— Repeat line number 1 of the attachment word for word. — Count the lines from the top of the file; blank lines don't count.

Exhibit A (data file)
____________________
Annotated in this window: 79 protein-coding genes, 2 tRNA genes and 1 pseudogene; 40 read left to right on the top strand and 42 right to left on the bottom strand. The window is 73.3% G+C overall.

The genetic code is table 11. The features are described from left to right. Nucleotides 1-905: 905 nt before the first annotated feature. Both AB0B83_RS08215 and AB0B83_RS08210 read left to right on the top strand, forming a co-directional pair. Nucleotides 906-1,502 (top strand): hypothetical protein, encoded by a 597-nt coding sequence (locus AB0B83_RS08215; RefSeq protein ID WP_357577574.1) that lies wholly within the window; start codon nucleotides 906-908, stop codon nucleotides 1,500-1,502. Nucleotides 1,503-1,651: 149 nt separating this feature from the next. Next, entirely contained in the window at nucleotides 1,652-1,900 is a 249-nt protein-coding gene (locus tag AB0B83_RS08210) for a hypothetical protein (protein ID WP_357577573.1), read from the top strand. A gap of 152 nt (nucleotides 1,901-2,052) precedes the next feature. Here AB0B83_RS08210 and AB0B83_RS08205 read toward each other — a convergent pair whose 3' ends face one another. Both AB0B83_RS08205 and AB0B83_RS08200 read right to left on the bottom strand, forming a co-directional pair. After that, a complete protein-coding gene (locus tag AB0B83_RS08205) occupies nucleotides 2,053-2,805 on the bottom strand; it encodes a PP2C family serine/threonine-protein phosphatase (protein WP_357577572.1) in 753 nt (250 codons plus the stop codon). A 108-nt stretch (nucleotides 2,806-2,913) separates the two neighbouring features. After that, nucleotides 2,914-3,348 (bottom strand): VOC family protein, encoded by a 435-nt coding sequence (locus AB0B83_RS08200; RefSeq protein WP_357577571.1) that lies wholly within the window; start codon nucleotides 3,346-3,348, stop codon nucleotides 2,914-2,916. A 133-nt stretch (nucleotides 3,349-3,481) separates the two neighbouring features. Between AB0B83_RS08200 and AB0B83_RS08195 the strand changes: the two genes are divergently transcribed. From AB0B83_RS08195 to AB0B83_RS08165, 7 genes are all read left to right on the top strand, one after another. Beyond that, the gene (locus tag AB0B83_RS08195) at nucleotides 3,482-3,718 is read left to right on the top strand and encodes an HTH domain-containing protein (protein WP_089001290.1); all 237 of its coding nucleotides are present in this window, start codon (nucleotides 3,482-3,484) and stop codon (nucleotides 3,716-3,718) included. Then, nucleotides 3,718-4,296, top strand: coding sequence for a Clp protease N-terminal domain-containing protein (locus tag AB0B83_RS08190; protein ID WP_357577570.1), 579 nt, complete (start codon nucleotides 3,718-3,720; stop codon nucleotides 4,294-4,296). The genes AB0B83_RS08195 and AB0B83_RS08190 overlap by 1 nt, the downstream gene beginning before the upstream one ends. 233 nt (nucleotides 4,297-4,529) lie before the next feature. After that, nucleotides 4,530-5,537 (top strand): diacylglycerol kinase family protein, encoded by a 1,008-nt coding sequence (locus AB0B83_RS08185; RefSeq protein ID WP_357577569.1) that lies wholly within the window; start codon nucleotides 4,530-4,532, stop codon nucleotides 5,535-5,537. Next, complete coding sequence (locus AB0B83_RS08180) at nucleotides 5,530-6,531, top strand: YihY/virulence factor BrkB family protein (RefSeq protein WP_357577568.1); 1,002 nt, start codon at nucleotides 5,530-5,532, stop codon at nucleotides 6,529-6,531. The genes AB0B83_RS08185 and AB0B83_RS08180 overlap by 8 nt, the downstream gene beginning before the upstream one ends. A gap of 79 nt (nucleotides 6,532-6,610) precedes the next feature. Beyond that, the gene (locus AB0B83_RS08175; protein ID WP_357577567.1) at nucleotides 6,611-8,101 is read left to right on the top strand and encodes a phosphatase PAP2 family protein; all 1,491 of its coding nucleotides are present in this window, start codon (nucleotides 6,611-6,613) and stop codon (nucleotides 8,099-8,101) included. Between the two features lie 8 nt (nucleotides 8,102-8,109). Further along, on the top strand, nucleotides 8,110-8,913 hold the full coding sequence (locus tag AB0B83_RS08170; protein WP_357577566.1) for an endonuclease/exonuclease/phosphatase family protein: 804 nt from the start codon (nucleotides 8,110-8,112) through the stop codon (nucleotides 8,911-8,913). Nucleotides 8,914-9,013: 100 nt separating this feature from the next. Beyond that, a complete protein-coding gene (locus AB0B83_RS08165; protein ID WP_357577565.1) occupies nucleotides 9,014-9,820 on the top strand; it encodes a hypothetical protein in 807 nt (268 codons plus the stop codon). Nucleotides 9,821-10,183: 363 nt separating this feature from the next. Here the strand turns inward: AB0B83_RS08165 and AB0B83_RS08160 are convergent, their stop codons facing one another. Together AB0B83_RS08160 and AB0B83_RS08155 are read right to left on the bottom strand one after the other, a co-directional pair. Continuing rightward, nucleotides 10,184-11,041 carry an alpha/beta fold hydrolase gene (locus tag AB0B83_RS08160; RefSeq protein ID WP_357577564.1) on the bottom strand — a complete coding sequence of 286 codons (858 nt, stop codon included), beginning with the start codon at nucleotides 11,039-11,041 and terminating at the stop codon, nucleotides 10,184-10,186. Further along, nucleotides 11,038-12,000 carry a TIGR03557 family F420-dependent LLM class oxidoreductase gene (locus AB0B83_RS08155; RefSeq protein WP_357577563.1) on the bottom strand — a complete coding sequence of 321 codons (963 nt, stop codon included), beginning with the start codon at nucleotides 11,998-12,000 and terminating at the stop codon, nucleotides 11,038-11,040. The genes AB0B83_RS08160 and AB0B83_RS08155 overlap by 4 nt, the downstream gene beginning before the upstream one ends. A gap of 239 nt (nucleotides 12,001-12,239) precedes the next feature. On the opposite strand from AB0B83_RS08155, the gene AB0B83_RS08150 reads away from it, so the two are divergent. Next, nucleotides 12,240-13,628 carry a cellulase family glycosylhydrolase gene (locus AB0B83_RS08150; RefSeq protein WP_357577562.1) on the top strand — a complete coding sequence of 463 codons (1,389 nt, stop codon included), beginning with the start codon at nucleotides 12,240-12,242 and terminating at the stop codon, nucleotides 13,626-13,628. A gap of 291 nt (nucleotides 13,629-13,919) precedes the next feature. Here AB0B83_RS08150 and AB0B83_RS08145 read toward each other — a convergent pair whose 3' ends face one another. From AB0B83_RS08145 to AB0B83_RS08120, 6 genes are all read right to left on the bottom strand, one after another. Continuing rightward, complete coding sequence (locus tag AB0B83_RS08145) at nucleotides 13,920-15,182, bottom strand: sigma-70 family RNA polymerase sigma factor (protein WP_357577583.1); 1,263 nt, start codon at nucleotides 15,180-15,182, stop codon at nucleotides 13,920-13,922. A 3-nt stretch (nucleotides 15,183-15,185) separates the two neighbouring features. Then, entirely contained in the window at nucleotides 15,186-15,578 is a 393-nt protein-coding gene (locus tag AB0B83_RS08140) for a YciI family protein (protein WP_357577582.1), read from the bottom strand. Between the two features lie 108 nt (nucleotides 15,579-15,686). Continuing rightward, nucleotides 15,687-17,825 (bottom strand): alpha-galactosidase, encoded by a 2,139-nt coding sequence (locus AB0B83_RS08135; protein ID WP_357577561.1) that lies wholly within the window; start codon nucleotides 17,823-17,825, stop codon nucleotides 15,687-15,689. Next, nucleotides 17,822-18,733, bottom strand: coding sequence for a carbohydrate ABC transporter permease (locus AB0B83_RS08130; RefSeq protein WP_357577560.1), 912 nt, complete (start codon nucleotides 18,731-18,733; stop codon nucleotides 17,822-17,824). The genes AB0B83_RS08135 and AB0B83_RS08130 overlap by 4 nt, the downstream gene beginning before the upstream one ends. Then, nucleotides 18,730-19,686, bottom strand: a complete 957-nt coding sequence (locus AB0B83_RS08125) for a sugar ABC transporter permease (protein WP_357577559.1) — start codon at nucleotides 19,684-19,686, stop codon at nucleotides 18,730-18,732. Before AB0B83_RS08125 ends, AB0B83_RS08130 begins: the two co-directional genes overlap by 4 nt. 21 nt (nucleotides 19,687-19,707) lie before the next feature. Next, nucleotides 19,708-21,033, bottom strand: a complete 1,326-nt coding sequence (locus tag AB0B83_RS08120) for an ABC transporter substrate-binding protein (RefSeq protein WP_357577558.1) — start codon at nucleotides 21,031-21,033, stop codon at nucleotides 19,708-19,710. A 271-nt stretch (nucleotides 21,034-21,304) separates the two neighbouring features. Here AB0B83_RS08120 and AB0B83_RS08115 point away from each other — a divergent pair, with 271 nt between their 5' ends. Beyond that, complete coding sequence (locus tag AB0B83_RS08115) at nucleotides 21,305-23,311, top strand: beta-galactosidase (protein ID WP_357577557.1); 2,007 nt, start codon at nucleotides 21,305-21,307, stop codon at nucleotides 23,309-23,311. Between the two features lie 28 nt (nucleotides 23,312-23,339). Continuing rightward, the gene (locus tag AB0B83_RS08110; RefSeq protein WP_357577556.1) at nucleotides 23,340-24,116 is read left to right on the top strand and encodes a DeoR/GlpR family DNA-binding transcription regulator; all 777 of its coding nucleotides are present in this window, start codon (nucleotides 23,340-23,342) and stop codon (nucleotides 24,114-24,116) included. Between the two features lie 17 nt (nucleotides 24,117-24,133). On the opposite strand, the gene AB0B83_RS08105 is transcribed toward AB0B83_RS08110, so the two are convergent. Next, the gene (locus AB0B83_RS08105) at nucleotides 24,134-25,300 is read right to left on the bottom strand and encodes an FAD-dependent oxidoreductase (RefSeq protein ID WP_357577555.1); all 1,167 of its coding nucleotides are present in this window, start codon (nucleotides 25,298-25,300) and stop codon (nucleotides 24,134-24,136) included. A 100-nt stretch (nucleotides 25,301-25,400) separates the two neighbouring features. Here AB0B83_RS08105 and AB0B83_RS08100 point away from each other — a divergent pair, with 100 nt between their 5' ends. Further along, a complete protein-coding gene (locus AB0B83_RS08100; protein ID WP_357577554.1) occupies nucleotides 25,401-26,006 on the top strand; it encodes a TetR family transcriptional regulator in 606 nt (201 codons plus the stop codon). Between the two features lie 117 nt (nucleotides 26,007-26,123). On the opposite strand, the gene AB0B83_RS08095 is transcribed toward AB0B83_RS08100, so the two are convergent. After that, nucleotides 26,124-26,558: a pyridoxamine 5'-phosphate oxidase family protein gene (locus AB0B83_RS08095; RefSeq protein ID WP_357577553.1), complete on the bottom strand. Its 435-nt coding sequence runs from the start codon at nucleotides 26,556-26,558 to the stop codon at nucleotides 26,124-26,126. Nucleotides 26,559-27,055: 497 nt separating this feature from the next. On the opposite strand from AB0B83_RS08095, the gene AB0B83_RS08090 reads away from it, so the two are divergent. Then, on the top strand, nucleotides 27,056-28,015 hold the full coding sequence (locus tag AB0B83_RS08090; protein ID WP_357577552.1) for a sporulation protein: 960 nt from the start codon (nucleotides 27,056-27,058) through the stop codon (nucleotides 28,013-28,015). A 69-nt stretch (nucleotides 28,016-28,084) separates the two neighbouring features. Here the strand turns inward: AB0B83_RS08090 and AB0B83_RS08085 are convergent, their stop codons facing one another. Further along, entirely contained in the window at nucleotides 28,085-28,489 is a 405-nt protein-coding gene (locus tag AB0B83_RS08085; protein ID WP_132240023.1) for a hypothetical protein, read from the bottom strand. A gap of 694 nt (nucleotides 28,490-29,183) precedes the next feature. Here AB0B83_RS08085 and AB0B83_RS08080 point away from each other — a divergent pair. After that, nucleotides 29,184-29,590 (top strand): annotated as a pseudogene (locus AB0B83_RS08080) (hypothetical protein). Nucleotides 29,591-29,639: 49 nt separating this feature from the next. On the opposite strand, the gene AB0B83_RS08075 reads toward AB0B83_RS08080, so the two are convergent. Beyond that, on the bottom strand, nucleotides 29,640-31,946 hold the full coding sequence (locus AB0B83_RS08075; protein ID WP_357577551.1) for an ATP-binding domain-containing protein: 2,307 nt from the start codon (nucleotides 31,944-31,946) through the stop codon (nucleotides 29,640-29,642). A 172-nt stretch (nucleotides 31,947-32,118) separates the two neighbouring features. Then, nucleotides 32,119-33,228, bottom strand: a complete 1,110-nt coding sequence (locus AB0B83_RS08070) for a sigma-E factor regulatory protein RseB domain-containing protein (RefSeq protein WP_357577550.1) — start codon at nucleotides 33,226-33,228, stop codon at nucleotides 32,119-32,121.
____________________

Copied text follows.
Annotated in this window: 79 protein-coding genes, 2 tRNA genes and 1 pseudogene; 40 read left to right on the top strand and 42 right to left on the bottom strand. The window is 73.3% G+C overall.